Wednesday, April 2, 2014

Noches de tapas y muchas bebidas!

We saw this painting at a museum and laughed because it totally was us on this trip. I like to think I'm the one guzzling the wine, Daniel's the one eating the snack and weirdly smiling at the camera. Kiko is the one cutting the food with a fork, Ashley, you're the one lovingly staring at Kiko with a cup in your hand. 
Warning: do not read this if you are hungry, dieting, or made the lifestyle choice to not eat bread, meat, cheese, and potatoes (the 4 food groups of Spain). 

We woke up really early for our flight Friday morning- 5:30, to be exact. We were too tired to eat anything, and running too late to grab food or coffee at the airport before we got on our flight. So we arrived in Madrid around 1, starving and ready to dive into some tapas! 

I love love lovveeee the concept of tapas. It is similar to all of the tapas restaurants in the USA/ UK, but much better. You order a drink, and with it comes a tapa, or small plate of food. And Madrid is incredibly inexpensive. You get a small glass of wine, sangria, or beer, along with a delicious tapa, and pay about 3-5 euros. And with every drink you order, you get a new tapa. Sometimes you get to pick it out, but usually it's the choice of the restaurant. So, we rarely even bought a separate meal, because we would get so full off of tapas! And since it was 4 of us, if we got a different tapa, we were able to pick off of each others. I used to think Italy was where you go to eat, but I was very wrong. It's Spain, people. That's a foodie's paradise. 

First place of the day- mussels, croquetas (like a hush puppy but with meat),  chorizo, and sangria!

After our delicious lunch, we realized we hadn't had any coffee or breakfast that day. So, we went to a cafe any sweet-toothed person would be in heaven at, had a cup of coffee, and I had a pastry- a stuffed powdered sugar fried bread filled with creamy cutard. No, I wasn't paleo at all on this trip. More on that later. 

I had a hunch it was going to be a late night, and wanted to pace myself on the drinking so I wasn't asleep by dinnertime. In Spain, you go to dinner at 10- even children do. Places are often times closed during the hours of 5-8, preparing for the dinner crowd. So, it's a late lunch, siesta, tapas, then dinner. Anyways, because we knew it would be a late night, we went to an adorable cafe called Jardin de Secreto for some tea to help us wake up. I posted pictures of it yesterday, and highly recommend going there for a cup of coffee or tea before starting your night in Madrid. 

After tea, we went back to Ashley and Kiko's flat to get ready for the night (this is around 8) and meet their friend, Jesus, who, side note, it getting his PHD and researching cures for Cancer. We snacked at home on jalapeƱos and cheese (the perfect infusion of Texas and Spanish cuisine, and my new favorite snack) and wine before going out. 

We stopped by several places that first night, but "the cave" as Ashley called it was by far my favorite. I LOVED the cave. You go underground in this one bar, where there is a man with his guitar, and another man singing Flamenco. I always thought flamenco was just a dance. It is a type of very passionate singing. I am still a little confused by it, but it starts off with a man singing a line or two over and over again, and then he'll stop, and another person will randomly start singing. Everyone listening is clapping along (a skill neither Ashley nor I have mastered yet, but we were trying- and I think with each glass of wine we drank, we got better and better!).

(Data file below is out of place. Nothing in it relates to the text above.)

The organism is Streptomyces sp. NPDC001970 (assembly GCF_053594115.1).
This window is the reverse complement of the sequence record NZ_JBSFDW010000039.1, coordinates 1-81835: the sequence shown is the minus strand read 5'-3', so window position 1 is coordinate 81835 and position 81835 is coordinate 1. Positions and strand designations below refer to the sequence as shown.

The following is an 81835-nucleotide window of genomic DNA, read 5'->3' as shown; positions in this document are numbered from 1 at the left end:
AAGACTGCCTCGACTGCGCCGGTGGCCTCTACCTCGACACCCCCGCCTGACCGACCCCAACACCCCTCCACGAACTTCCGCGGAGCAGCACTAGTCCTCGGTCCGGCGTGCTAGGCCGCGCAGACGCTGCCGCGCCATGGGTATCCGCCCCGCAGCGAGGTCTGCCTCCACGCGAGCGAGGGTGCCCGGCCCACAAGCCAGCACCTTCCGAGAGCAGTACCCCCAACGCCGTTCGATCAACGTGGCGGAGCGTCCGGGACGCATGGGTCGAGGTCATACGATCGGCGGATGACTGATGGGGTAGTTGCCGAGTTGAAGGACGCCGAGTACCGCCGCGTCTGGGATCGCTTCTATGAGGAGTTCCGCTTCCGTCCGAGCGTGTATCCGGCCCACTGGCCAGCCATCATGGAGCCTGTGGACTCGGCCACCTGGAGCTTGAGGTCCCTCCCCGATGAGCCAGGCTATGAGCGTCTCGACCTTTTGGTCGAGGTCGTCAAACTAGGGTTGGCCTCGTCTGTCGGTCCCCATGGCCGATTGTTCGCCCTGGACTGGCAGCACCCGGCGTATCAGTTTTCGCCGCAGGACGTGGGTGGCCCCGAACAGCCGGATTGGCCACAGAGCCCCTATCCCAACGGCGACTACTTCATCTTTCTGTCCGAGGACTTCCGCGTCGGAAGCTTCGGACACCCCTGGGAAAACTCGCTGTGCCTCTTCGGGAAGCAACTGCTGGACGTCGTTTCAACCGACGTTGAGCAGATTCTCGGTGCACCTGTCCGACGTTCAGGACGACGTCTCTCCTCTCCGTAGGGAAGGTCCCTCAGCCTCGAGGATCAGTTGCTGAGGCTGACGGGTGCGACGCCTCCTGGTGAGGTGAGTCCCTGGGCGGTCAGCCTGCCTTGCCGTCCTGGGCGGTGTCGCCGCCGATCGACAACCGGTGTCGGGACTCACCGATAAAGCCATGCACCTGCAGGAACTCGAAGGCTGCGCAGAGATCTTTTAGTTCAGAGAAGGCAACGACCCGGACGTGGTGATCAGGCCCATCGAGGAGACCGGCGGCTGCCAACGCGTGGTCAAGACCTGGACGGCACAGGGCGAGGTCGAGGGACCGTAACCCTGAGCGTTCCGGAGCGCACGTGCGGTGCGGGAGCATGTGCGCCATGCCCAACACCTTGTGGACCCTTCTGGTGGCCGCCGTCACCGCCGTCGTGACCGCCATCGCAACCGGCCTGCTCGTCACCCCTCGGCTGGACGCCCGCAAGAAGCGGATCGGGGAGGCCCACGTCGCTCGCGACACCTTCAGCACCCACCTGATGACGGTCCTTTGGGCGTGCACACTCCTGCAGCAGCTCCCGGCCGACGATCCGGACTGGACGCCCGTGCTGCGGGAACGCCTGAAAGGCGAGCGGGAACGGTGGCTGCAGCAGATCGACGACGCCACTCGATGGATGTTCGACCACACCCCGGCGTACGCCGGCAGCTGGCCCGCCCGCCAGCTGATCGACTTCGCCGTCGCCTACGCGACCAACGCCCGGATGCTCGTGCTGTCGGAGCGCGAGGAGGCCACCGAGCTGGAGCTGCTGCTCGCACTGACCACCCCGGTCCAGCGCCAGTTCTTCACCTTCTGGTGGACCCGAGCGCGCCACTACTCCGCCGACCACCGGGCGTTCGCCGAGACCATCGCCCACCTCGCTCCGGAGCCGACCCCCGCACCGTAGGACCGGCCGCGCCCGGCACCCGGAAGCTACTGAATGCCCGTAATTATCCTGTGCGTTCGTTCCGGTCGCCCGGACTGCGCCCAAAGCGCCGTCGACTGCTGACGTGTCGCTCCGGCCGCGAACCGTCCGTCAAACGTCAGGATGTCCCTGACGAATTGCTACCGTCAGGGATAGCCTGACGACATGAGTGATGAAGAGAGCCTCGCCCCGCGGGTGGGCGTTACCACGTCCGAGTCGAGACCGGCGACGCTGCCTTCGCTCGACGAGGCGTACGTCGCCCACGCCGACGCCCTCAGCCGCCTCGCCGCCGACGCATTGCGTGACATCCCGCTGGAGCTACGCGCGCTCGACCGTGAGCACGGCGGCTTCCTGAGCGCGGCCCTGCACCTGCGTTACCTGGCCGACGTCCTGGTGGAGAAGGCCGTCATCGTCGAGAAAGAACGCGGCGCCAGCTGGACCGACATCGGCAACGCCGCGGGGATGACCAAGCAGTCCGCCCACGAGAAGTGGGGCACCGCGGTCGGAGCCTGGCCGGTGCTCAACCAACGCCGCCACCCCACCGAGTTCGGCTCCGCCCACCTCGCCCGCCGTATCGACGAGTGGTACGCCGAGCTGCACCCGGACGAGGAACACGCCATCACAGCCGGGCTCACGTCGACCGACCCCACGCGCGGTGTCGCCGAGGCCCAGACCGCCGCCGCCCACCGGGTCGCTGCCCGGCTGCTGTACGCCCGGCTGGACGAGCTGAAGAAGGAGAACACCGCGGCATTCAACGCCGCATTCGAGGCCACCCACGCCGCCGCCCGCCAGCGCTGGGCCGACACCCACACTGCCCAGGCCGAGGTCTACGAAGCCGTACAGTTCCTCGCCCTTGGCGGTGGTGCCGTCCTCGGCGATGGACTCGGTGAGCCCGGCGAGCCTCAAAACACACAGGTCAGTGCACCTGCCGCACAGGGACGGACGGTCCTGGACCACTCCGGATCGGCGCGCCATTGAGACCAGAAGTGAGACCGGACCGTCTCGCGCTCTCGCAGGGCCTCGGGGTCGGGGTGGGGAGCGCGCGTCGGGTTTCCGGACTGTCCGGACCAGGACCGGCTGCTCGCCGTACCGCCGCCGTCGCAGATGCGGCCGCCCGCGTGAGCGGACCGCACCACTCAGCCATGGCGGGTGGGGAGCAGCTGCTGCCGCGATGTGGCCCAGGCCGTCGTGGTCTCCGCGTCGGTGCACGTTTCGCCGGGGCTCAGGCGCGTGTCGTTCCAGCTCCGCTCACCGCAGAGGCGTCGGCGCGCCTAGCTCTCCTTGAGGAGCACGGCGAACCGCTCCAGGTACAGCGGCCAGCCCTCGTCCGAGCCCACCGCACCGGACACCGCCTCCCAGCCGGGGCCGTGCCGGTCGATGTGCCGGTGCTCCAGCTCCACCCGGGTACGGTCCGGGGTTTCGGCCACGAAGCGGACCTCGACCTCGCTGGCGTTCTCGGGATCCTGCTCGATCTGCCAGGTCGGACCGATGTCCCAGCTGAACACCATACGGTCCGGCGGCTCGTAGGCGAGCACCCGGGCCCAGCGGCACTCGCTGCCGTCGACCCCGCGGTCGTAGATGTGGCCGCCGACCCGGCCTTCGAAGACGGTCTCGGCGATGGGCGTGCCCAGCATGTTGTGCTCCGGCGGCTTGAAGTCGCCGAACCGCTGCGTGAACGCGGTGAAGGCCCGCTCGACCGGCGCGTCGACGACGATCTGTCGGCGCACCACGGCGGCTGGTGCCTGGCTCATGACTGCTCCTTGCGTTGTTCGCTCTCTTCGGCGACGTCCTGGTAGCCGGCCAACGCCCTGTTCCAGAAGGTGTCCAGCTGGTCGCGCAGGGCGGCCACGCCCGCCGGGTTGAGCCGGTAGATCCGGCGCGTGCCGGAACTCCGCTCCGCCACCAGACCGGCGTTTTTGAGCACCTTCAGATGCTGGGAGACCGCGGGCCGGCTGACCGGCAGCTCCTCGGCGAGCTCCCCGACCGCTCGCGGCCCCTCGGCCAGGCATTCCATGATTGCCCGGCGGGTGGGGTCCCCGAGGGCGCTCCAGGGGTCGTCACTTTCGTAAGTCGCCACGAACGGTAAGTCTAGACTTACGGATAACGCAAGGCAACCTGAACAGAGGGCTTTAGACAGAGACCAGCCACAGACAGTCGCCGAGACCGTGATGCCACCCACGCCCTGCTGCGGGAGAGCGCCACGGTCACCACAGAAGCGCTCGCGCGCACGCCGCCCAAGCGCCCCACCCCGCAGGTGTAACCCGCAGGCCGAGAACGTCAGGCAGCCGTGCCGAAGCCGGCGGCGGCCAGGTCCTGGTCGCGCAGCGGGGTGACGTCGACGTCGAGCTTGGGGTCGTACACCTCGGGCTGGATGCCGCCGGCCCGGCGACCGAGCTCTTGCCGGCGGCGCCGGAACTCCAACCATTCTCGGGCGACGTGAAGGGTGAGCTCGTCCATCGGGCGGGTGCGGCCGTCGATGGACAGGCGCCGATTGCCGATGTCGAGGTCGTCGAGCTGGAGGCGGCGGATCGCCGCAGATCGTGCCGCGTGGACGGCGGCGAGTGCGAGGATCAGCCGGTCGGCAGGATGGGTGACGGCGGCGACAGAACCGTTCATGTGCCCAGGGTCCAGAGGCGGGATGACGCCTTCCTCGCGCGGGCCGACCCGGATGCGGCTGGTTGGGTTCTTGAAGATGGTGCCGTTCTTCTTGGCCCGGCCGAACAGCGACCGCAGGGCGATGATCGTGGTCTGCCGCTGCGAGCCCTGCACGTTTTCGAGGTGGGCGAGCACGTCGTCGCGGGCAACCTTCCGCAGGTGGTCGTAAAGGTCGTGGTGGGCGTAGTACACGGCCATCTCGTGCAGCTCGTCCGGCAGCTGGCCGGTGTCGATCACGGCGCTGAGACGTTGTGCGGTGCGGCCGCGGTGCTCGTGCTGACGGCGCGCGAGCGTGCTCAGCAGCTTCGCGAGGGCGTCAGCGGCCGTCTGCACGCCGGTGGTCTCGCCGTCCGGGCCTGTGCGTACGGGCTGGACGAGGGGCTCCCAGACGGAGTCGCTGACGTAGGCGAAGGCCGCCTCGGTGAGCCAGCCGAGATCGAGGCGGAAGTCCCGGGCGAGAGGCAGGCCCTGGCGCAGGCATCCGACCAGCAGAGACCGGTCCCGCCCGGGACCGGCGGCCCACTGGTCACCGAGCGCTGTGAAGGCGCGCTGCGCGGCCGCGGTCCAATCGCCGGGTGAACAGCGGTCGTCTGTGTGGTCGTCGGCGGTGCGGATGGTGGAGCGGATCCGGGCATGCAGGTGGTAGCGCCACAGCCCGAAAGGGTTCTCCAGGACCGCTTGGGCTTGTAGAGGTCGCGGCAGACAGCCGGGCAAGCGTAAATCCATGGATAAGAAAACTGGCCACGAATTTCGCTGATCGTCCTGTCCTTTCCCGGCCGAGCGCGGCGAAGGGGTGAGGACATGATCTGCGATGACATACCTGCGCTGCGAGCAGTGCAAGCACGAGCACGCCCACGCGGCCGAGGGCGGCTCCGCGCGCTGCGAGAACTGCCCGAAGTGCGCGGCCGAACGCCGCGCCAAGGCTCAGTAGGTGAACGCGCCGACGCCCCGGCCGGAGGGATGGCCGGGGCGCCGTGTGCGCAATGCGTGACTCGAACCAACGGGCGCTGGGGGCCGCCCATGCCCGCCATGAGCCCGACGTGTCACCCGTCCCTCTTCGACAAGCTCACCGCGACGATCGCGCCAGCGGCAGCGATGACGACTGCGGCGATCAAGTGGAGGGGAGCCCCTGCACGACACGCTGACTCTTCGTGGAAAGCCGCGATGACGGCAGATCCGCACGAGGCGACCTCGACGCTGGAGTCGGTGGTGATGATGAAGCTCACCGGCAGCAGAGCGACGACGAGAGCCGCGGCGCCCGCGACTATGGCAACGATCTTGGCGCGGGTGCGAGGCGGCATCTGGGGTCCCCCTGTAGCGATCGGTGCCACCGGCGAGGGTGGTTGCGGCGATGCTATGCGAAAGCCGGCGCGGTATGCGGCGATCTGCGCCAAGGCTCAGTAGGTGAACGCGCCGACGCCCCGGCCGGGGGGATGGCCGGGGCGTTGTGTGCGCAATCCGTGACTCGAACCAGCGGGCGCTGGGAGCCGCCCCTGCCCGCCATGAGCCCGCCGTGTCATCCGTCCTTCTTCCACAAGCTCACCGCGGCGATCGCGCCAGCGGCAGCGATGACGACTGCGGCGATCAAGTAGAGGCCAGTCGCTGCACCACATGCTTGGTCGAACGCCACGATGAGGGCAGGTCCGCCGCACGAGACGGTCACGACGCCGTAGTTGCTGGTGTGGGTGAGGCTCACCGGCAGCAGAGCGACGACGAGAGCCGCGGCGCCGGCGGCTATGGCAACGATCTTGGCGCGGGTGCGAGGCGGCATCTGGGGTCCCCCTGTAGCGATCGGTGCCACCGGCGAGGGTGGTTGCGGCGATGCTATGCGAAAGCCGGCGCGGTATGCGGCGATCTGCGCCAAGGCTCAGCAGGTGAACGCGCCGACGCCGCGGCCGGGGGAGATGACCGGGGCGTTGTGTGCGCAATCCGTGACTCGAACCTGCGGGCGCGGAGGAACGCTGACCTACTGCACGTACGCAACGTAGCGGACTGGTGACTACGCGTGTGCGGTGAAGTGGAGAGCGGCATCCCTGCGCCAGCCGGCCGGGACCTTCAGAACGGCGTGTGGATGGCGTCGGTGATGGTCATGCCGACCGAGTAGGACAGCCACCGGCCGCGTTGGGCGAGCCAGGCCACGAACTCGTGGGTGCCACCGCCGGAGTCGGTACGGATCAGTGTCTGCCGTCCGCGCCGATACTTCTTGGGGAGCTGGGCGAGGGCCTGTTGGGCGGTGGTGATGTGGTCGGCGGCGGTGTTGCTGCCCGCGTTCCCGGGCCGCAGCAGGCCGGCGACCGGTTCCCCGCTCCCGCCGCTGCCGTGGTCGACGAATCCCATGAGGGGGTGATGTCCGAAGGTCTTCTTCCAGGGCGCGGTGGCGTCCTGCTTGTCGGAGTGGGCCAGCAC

I almost felt like an intruder since I, of course, never started singing. Most people there would join in and sing, and with so much passion. 

We left at 3 am when it closed, and you would think we would have gone straight to bed, but nope. We ate more jalapeƱos, cheese, and wine, and didn't go to bed until 5:30 am!!!! Meaning Daniel and I were awake for a full 24 hours on Friday. And I wouldn't have had it any other way.

Next day, we slept in until 1 and didn't even leave until about 2. We first had our coffee before starting the whole eating/ drinking our way through Madrid brigade.

We went into a market that I absolutely loved and now wish would have spent more time there. It had so many interesting types of food- baby eel, mussel stuffed olives, and loads of jamon.

Next, we ate our body weight in potatoes at this really quaint little restaurant. We had potatoes aioli, "cheesy potatoes" as Ashley called them, and Paprika potatoes, along with some sausage.

OK, I am getting burnt out writing about all of the food we ate. I'll show the rest of the pictures with just a small caption!

Just an Estrella Damm while watching futbol
This place is literally called Museo de Jamon. 
Delicious Sangria. They don't use a ton of wine- it's also brandy and Martini. 
Our churros being made. Accompanied with chocolate sauce, it was my favorite sweet treat!

This last place did me in. It was called El Tigre, and for 10 euros, we each had a small (1/4 pint) beer and all of this food. Tortilla (which is potato and egg- not the tortilla we are used to), bread, jamon, croquetas, and patas bravas (potatoes with delicious spicy tomato sauce). This was on our last day, and at this point, I was feeling bloated, sluggish, and like I never wanted to eat or drink again.

So, go to Madrid to eat and drink your heart out. Wear stretchy pants. And don't worry, you can go back to veggies and lean meats once your trip is over! 

1 comment:

  1. They say that you haven't tasted authentic Spanish food until you ate it at Spain! While each community has its own flavor, with Madrid being the most cosmopolitan of all, other cities have their own blends of spices that'll give each region its own kick. So next time you go to Spain, try tasting tapas in other cities and tell us the difference!
    Kate Burton @



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